Cowboys and Angels

Young Shane, a 20-year-old Irish lad with the cherubic face of an easy mark, arrives in the big city of Limerick, away from home for the first time. Having secured a civil service job and a shared apartment, he’s ready to settle down into what promises to be an uneventful life — but events conspire against him.

First, there’s his gay roommate, Vincent, a fashion design student who’s determined to give Shane a makeover and introduce him to Limerick’s glittering nightlife (which resembles the glittering nightlife of any fair-sized city). Then, there’s the utter tediousness of his dead-end job, literally personified by an older employee who has the bad grace to kick the bucket during his retirement party. And finally, there’s his drug-dealing neighbor, Keith, who wants Shane to go to Dublin for him to pick up a package, a one-day job for which he’ll pay 1,000 euros. Depressed by the fate of the poor geezer he worked with and spurred by a desire to chuck the civil service gig and go to art school, Shane takes Keith up on his offer.

Writer/director David Gleeson seems determined to keep things relatively light in this coming-of-age tale; despite the drug dealing and Shane’s wild and crazy night in Dublin, the film has an emotionally scrubbed feeling, as though all the darker insinuations of the story have been removed to make it go down easier. That a story involving gay nightlife and hard drug dealing can be presented in the off-handed manner of a mildly ambitious after-school special could probably be seen as a triumph of humanism over hysteria, but there’s no getting around the fact that the ho-hum factor here is pretty high.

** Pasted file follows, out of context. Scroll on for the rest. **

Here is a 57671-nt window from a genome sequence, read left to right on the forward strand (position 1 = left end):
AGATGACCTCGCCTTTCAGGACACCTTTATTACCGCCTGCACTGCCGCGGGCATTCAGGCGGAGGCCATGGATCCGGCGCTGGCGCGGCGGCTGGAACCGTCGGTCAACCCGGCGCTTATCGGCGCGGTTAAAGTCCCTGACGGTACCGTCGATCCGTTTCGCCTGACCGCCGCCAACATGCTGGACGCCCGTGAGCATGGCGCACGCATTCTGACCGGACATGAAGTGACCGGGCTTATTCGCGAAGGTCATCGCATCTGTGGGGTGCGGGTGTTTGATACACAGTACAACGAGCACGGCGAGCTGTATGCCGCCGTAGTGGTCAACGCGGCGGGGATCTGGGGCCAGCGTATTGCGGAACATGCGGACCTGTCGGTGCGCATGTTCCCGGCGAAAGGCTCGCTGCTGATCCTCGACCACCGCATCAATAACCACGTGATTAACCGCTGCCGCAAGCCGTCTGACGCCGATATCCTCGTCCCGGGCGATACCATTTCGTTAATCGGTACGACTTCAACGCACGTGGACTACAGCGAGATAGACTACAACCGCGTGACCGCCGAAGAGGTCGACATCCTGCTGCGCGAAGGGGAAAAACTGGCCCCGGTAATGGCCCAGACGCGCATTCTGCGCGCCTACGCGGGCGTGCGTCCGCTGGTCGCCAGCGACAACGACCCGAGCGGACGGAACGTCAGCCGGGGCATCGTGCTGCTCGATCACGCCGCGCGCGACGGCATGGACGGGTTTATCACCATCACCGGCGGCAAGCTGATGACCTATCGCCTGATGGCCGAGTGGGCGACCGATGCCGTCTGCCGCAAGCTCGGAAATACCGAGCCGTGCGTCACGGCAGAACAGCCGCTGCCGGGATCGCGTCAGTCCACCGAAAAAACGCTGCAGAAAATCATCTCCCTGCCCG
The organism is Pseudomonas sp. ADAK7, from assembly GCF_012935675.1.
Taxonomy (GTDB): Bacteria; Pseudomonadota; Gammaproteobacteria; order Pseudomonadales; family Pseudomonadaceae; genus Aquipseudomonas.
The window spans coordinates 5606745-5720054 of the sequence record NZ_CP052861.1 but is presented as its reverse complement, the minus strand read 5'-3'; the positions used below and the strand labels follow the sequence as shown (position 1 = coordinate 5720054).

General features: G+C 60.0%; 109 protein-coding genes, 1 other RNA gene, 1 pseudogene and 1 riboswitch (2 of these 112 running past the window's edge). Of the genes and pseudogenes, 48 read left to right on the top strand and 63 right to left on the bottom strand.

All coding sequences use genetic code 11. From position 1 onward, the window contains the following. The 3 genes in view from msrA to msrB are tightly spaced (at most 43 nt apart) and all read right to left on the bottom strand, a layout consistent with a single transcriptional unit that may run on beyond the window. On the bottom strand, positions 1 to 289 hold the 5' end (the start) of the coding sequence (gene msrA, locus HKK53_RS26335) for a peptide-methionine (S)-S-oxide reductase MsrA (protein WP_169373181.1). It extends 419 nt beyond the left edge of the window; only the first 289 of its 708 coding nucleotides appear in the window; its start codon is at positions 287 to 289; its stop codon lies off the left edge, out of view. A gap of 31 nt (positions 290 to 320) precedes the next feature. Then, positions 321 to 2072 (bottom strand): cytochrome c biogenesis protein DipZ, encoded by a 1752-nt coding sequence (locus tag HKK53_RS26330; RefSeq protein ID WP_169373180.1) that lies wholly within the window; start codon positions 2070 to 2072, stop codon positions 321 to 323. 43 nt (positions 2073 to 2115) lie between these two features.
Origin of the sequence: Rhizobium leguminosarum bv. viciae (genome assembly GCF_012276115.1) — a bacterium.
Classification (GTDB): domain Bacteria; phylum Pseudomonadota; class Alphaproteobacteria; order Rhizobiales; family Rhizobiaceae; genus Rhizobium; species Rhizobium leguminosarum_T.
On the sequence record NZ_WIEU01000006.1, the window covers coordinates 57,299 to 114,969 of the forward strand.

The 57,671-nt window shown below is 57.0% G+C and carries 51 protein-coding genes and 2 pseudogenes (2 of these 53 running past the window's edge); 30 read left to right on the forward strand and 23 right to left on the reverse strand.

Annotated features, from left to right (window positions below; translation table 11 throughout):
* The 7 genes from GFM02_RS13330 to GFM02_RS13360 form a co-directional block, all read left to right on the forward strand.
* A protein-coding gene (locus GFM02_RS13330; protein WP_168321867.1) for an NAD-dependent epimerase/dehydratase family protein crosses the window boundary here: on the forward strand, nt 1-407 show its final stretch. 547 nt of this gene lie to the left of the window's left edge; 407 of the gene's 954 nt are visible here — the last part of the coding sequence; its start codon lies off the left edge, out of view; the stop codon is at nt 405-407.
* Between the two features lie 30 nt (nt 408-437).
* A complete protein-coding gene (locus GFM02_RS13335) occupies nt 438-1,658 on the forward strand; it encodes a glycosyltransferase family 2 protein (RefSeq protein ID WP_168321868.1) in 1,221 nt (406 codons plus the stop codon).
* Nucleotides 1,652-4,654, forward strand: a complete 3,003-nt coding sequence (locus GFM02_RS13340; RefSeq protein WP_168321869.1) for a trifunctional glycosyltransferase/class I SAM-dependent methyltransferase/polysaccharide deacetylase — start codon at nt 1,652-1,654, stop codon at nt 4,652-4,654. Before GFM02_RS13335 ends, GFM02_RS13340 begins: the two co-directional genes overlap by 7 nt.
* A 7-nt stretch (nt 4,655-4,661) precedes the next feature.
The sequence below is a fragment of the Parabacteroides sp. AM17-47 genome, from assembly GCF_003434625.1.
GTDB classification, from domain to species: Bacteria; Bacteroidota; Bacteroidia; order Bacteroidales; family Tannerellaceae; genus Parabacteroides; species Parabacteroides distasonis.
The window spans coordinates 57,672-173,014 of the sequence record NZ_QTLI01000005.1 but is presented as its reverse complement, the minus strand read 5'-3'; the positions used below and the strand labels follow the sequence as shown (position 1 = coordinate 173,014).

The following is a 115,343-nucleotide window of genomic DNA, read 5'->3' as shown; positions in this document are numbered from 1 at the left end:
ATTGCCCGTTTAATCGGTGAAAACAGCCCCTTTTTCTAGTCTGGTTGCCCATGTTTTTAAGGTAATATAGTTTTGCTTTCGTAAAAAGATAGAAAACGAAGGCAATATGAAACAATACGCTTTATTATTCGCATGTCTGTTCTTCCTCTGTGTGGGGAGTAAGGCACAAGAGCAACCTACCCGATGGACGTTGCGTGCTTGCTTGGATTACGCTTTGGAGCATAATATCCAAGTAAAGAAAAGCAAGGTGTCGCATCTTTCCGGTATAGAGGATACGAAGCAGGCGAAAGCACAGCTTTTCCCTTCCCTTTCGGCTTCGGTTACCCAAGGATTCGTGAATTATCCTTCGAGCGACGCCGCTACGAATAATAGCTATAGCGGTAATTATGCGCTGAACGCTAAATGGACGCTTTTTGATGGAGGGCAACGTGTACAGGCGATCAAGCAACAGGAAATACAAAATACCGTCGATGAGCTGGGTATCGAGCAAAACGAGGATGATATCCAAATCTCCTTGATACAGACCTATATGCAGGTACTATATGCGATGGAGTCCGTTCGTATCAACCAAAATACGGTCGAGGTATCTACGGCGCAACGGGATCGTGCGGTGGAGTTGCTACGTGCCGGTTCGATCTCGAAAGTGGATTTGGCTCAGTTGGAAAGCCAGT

It’s not that the film necessarily needed to be grittier, just a little smarter. The plot is contrived, the dialogue is often inane and the characters are likable in a way that signifies early on that nothing seriously bad will happen to them. Michael Legge as Shane gives a good performance as a fish out of water — slightly dazed and confused — but any attempt at depth is sunk in this craven crowd pleaser.


Showing at the Main Art Theatre (118 N. Main St., Royal Oak). Call 248-263-2111.

Richard C. Walls writes about film for Metro Times. E-mail [email protected].

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